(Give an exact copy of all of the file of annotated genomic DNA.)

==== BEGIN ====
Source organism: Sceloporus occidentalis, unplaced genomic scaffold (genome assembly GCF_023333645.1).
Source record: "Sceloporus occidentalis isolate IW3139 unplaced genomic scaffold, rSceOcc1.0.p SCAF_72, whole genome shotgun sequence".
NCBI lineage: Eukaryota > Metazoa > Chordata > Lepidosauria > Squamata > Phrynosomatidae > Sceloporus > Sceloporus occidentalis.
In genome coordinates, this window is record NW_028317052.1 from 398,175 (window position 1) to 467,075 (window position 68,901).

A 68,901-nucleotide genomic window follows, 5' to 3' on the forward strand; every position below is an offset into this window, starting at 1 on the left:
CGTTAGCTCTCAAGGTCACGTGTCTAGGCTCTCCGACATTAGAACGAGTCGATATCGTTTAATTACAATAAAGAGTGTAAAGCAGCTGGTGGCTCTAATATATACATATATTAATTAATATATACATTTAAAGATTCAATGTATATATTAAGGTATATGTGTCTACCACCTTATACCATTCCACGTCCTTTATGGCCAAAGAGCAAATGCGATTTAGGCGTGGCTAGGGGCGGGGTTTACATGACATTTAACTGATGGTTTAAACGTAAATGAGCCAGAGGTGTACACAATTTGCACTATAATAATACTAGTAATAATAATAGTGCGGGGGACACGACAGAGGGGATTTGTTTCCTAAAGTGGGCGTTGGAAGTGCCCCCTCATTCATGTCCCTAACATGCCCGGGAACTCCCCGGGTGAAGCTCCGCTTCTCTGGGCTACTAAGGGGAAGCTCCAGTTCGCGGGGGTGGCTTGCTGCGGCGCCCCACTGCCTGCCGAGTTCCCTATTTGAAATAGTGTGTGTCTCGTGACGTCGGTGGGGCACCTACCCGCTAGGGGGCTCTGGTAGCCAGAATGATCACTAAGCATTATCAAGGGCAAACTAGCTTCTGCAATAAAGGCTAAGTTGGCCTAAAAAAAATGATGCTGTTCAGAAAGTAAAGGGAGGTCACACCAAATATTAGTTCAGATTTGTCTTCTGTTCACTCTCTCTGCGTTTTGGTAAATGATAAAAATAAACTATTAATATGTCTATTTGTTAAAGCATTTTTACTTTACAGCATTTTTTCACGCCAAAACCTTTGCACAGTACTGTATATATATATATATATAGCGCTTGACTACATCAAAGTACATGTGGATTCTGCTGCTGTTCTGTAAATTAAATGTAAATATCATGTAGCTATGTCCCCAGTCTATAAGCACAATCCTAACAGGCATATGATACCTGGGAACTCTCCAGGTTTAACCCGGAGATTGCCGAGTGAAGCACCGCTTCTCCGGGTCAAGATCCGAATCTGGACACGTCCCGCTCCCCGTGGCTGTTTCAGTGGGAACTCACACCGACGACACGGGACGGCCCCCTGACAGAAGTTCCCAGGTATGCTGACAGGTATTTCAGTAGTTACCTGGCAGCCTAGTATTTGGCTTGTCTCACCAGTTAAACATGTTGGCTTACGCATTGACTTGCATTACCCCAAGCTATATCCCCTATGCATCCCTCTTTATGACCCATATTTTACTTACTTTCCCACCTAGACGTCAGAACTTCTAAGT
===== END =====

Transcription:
Source organism: Sceloporus occidentalis, unplaced genomic scaffold (genome assembly GCF_023333645.1).
Source record: "Sceloporus occidentalis isolate IW3139 unplaced genomic scaffold, rSceOcc1.0.p SCAF_72, whole genome shotgun sequence".
NCBI lineage: Eukaryota > Metazoa > Chordata > Lepidosauria > Squamata > Phrynosomatidae > Sceloporus > Sceloporus occidentalis.
In genome coordinates, this window is record NW_028317052.1 from 398,175 (window position 1) to 467,075 (window position 68,901).

A 68,901-nucleotide genomic window follows, 5' to 3' on the forward strand; every position below is an offset into this window, starting at 1 on the left:
CGTTAGCTCTCAAGGTCACGTGTCTAGGCTCTCCGACATTAGAACGAGTCGATATCGTTTAATTACAATAAAGAGTGTAAAGCAGCTGGTGGCTCTAATATATACATATATTAATTAATATATACATTTAAAGATTCAATGTATATATTAAGGTATATGTGTCTACCACCTTATACCATTCCACGTCCTTTATGGCCAAAGAGCAAATGCGATTTAGGCGTGGCTAGGGGCGGGGTTTACATGACATTTAACTGATGGTTTAAACGTAAATGAGCCAGAGGTGTACACAATTTGCACTATAATAATACTAGTAATAATAATAGTGCGGGGGACACGACAGAGGGGATTTGTTTCCTAAAGTGGGCGTTGGAAGTGCCCCCTCATTCATGTCCCTAACATGCCCGGGAACTCCCCGGGTGAAGCTCCGCTTCTCTGGGCTACTAAGGGGAAGCTCCAGTTCGCGGGGGTGGCTTGCTGCGGCGCCCCACTGCCTGCCGAGTTCCCTATTTGAAATAGTGTGTGTCTCGTGACGTCGGTGGGGCACCTACCCGCTAGGGGGCTCTGGTAGCCAGAATGATCACTAAGCATTATCAAGGGCAAACTAGCTTCTGCAATAAAGGCTAAGTTGGCCTAAAAAAAATGATGCTGTTCAGAAAGTAAAGGGAGGTCACACCAAATATTAGTTCAGATTTGTCTTCTGTTCACTCTCTCTGCGTTTTGGTAAATGATAAAAATAAACTATTAATATGTCTATTTGTTAAAGCATTTTTACTTTACAGCATTTTTTCACGCCAAAACCTTTGCACAGTACTGTATATATATATATATATAGCGCTTGACTACATCAAAGTACATGTGGATTCTGCTGCTGTTCTGTAAATTAAATGTAAATATCATGTAGCTATGTCCCCAGTCTATAAGCACAATCCTAACAGGCATATGATACCTGGGAACTCTCCAGGTTTAACCCGGAGATTGCCGAGTGAAGCACCGCTTCTCCGGGTCAAGATCCGAATCTGGACACGTCCCGCTCCCCGTGGCTGTTTCAGTGGGAACTCACACCGACGACACGGGACGGCCCCCTGACAGAAGTTCCCAGGTATGCTGACAGGTATTTCAGTAGTTACCTGGCAGCCTAGTATTTGGCTTGTCTCACCAGTTAAACATGTTGGCTTACGCATTGACTTGCATTACCCCAAGCTATATCCCCTATGCATCCCTCTTTATGACCCATATTTTACTTACTTTCCCACCTAGACGTCAGAACTTCTAAGT